Background: Shearer et al in 2014 articulated well-defined criteria for the diagnosis and classification of severe combined immunodeficiency (SCID) as part of the Primary Immune Deficiency Treatment Consortium's (PIDTC's) prospective and retrospective studies of SCID. Objective: Because of the advent of newborn screening for SCID and expanded availability of genetic sequencing, revision of the PIDTC 2014 Criteria was needed. Methods: We developed and tested updated PIDTC 2022 SCID Definitions by analyzing 379 patients proposed for prospective enrollment into Protocol 6901, focusing on the ability to distinguish patients with various SCID subtypes. Results: According to PIDTC 2022 Definitions, 18 of 353 patients eligible per 2014 Criteria were considered not to have SCID, whereas 11 of 26 patients ineligible per 2014 Criteria were determined to have SCID. Of note, very low numbers of autologous T cells (<0.05 × 109/L) characterized typical SCID under the 2022 Definitions. Pathogenic variant(s) in SCID-associated genes was identified in 93% of patients, with 7 genes (IL2RG, RAG1, ADA, IL7R, DCLRE1C, JAK3, and RAG2) accounting for 89% of typical SCID. Three genotypes (RAG1, ADA, and RMRP) accounted for 57% of cases of leaky/atypical SCID; there were 13 other rare genotypes. Patients with leaky/atypical SCID were more likely to be diagnosed at more than age 1 year than those with typical SCID lacking maternal T cells: 20% versus 1% (P < .001). Although repeat testing proved important, an initial CD3 T-cell count of less than 0.05 × 109/L differentiated cases of typical SCID lacking maternal cells from leaky/atypical SCID: 97% versus 7% (P < .001). Conclusions: The PIDTC 2022 Definitions describe SCID and its subtypes more precisely than before, facilitating analyses of SCID characteristics and outcomes.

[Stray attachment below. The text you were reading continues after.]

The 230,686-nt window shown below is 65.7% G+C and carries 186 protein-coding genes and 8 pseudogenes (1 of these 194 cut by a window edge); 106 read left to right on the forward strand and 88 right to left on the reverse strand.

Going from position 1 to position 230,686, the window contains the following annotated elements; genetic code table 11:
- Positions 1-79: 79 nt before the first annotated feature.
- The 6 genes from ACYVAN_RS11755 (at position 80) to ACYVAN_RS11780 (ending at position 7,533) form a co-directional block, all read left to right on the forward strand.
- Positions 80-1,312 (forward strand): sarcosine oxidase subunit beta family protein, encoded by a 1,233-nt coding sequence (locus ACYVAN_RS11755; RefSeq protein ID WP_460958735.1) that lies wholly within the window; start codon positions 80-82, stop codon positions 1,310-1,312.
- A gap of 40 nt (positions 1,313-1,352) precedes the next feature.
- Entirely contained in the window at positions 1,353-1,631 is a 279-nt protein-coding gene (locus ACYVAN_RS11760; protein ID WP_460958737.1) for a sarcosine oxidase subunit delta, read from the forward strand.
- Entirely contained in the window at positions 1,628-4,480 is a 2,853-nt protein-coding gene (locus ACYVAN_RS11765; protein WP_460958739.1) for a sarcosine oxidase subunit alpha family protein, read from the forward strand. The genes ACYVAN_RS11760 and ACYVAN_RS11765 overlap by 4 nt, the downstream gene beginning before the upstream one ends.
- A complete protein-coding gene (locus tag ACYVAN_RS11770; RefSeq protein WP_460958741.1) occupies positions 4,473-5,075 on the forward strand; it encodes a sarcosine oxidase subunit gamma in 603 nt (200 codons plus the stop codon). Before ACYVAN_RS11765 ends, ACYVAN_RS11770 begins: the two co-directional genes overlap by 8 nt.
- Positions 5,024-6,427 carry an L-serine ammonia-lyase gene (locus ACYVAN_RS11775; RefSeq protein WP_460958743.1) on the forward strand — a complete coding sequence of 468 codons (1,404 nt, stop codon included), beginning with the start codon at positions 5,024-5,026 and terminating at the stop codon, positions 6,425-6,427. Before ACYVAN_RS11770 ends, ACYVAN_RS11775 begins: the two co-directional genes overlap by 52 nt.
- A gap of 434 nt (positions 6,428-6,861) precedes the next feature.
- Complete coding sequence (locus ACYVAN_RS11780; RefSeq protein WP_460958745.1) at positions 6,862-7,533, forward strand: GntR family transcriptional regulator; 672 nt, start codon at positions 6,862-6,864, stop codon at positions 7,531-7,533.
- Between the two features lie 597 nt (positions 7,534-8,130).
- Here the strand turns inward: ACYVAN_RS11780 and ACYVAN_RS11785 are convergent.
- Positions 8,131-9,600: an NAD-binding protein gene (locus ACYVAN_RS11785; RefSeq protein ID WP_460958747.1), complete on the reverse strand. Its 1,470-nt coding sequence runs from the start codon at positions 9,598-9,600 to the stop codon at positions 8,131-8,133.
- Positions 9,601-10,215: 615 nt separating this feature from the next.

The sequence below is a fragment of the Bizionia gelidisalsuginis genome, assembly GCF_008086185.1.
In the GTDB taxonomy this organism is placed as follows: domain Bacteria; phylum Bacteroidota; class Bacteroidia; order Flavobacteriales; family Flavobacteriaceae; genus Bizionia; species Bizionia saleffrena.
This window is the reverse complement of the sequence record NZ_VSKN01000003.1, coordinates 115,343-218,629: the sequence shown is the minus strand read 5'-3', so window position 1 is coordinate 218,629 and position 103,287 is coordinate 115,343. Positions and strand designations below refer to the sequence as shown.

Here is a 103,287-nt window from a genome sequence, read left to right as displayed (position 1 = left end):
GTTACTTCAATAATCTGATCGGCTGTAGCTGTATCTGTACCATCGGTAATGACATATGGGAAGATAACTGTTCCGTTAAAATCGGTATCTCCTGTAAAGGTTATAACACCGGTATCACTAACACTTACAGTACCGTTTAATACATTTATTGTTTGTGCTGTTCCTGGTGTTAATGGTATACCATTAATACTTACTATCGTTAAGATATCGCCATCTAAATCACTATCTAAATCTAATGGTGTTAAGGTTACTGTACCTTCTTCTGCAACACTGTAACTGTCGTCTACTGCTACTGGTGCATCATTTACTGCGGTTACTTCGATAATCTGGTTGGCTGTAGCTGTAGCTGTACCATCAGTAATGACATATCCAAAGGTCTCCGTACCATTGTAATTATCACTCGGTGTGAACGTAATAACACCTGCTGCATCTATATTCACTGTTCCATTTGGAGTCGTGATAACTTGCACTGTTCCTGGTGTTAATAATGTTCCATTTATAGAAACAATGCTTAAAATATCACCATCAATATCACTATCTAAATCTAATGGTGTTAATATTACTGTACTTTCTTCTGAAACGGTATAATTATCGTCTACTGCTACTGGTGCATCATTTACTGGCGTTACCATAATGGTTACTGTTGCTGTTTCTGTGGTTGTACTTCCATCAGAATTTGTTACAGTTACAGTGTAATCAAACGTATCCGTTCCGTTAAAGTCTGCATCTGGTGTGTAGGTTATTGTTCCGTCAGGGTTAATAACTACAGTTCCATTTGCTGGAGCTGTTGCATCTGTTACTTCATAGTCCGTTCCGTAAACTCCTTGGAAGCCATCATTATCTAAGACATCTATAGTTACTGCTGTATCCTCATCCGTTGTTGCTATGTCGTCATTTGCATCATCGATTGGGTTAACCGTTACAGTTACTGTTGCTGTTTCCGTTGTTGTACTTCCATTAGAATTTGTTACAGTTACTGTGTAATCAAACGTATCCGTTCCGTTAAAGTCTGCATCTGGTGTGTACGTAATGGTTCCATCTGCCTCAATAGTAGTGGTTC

|Original language||English (US)|
|Journal||Journal of Allergy and Clinical Immunology|
|State||Published - Feb 2023|
Bibliographical noteFunding Information:
The work was supported by the Division of Allergy, Immunology and Transplantation, National Institute of Allergy and Infectious Diseases (NIAID); and the Office of Rare Diseases Research (ORDR), National Center for Advancing Translational Sciences (NCATS), National Institutes of Health (NIH), Bethesda, Md: grant number U54AI082973 (MPI: J.M.P., C.C.D., and E.H.); and grant numbers U54NS064808 and U01TR001263 (PI: J.K.). The Primary Immunodeficiency Treatment Consortium (PIDTC) is a part of the Rare Diseases Clinical Research Network of ORDR, NCATS. The collaborative work of the PIDTC with the Pediatric Transplantation and Cellular Therapy Consortium (PTCTC) is supported by the U54 grants listed, along with support of the PTCTC Operations Center by the St. Baldrick’s Foundation and grant number U10HL069254 (PI: M.M.H.). Collaborative work of the PIDTC with the Center for International Blood and Marrow Transplant Research is supported by grant number U24CA076518 (PI: B.E.S.); grant number U01HL069294 (PI: M.M.H.); contract numbers HHSH250201200016C and HHSH234200637015C with the Health Resources and Services Administration , Department of Health and Human Services; and grant numbers N00014-13-1-0039 and N00014-14-1-0028 from the Office of Naval Research . M.J.C. and J.M.P. are supported by the California Institute of Regenerative Medicine (grant no. CLIN2-10830). M.A.P. is supported by grant numbers 1U01AI126612-01A1, P30CA040214, and 2UG1HL069254. S.Y.P. is supported by funding from the Intramural Research Program, NIH, National Cancer Institute , Center for Cancer Research. L.D.N. is supported by the Division of Intramural Research, NIAID, and NIH (grant no. ZIA AI001222-07 to PI L.D.N.).
© 2022 The Authors
- leaky/atypical SCID
- newborn screening
- Omenn syndrome
- Severe combined immunodeficiency
- typical SCID
PubMed: MeSH publication types
- Journal Article